tropical cyclones

GPM Examines Tropical Cyclone Dumazile's Flooding Rainfall

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GPM Examines Tropical Cyclone Dumazile's Flooding Rainfall

Tropical cyclone DUMAZILE formed east of Madagascar on March 3, 2018. Since then the tropical cyclone has been causing flooding as the tropical cyclone moves parallel to Madagascar's eastern coast. The clockwise rotation of the tropical cyclone has been transporting bands of rain onto Madagascar. Over 210 mm (8.3 inches) of precipitation was reported along the northeastern coast of Madagascar. 

GPM Sees Tropical Cyclone Kelvin Develop Cloudless Eye After Landfall in Australia

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https://pmm.nasa.gov/storm-viewer/EventViewer.html?position=111.09,-29.28,1898231&view=1.02,-0.97,0.00&fname=20180218-S154128-E161127

Tropical Cyclone Kelvin struck Northwestern Australia with winds reaching 54 knots as it crossed the Kimberley Coast. It brought flooding rains and damaging winds to the settlements and mining companies of the region. The storm intrigued meteorologists as it only developed a cloudless eye after making landfall, believed in part due to the heat flux generated by the warm desert the storm traveled over.

GPM Examines Tropical Cyclone Gita Remnants Over New Zealand

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GPM Examines Tropical Cyclone Gita Remnants Over New Zealand

As predicted, the remnants of tropical cyclone GITA hit New Zealand on Tuesday (local time). GITA had transitioned to an extra-tropical low and was much weaker than when it hit Tonga last week. It still contained strong tropical strong force winds with occasionally heavy rainfall. New Zealand's South Island was the hardest hit. The northern end of of the South Island was in the right front quadrant of the tropical cyclone where the wind speeds around the center of circulation were increased by the low's speed of movement.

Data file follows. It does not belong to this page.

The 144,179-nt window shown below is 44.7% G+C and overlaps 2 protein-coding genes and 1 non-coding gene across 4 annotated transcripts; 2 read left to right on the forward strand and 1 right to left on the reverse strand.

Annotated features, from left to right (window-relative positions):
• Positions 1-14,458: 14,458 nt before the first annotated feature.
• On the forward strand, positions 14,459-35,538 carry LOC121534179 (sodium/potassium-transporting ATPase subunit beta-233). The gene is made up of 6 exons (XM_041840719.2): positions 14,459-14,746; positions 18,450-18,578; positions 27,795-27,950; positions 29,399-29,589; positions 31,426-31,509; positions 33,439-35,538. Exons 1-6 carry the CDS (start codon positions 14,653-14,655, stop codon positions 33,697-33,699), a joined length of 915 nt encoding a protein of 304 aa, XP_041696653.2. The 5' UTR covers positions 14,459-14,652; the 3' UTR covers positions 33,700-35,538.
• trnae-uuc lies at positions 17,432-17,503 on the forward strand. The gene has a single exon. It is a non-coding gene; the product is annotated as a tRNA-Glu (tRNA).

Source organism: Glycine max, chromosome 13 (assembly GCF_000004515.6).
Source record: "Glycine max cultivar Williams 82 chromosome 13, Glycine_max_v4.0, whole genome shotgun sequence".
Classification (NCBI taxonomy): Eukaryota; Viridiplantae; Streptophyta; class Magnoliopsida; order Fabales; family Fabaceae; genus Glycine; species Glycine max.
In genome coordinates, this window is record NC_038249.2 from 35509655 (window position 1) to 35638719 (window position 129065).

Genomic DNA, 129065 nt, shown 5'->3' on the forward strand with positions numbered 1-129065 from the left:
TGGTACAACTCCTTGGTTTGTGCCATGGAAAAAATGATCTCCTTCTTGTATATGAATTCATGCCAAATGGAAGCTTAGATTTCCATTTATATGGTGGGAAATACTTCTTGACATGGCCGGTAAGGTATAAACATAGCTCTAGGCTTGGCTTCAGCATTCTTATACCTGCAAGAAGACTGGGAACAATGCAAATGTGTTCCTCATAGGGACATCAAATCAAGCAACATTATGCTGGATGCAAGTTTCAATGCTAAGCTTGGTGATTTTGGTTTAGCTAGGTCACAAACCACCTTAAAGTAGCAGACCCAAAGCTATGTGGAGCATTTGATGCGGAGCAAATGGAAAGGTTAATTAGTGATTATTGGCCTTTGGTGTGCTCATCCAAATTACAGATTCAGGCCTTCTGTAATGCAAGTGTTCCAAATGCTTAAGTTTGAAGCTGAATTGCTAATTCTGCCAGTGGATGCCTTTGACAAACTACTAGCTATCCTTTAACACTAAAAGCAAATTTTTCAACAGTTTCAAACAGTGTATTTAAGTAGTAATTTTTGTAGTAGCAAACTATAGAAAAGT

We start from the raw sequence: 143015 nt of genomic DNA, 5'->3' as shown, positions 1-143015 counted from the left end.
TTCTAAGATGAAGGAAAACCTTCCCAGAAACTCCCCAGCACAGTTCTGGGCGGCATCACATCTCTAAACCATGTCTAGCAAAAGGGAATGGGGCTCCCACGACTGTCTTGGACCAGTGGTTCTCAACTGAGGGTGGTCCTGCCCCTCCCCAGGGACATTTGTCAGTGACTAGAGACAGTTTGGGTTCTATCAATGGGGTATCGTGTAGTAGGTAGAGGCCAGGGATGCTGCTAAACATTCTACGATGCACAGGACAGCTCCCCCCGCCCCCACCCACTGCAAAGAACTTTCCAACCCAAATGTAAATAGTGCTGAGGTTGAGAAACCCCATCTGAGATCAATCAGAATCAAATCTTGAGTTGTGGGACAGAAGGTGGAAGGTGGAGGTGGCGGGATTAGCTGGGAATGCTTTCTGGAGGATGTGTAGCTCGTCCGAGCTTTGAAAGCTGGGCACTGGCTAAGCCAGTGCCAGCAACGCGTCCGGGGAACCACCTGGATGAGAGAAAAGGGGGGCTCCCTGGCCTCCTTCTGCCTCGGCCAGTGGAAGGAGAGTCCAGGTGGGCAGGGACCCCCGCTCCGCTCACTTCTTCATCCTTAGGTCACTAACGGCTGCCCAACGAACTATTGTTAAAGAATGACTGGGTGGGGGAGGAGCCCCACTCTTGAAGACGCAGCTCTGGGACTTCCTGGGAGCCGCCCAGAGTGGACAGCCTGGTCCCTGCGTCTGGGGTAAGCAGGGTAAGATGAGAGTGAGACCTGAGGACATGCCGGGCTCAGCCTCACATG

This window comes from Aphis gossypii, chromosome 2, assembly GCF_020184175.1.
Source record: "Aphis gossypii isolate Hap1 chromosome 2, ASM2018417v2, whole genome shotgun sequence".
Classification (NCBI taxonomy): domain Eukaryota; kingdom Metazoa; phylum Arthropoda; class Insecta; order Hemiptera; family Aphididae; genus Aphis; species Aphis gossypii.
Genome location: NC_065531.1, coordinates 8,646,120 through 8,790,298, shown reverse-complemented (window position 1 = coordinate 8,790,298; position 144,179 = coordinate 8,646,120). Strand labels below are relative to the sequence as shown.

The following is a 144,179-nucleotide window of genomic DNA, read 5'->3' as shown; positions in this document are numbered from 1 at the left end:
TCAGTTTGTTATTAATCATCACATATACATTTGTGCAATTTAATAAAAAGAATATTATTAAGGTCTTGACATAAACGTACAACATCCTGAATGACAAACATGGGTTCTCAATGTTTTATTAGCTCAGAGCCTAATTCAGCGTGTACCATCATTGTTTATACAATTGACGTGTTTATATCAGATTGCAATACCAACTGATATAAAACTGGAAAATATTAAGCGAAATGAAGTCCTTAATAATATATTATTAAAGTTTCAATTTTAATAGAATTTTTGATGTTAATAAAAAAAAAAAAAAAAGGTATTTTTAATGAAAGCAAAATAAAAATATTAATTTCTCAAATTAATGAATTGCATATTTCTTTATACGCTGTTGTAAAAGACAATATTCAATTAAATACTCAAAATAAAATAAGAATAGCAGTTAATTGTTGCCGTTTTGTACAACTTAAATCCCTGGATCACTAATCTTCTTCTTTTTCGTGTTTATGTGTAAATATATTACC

Destructive Tropical Cyclone Gita's Rainfall Measured With IMERG

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https://trmm.gsfc.nasa.gov/trmm_rain/Events/feb2018/tonga_gita_imerg_9-13_february_2018.jpg

Tropical cyclone GITA recently battered and drenched first Samoa and then Tonga as it passed close to both island groups. GITA was a tropical storm with winds of about 40 kts (46 mph) when it passed to the south of Samoa but still caused widespread destruction and flooding. The president of the United States approved a disaster declaration for Samoa. The tropical cyclone's winds had increased to about 125 kts (144 mph) when it battered Tonga as the equivalent of a category four hurricane on the Saffir-Simpson hurricane wind scale.

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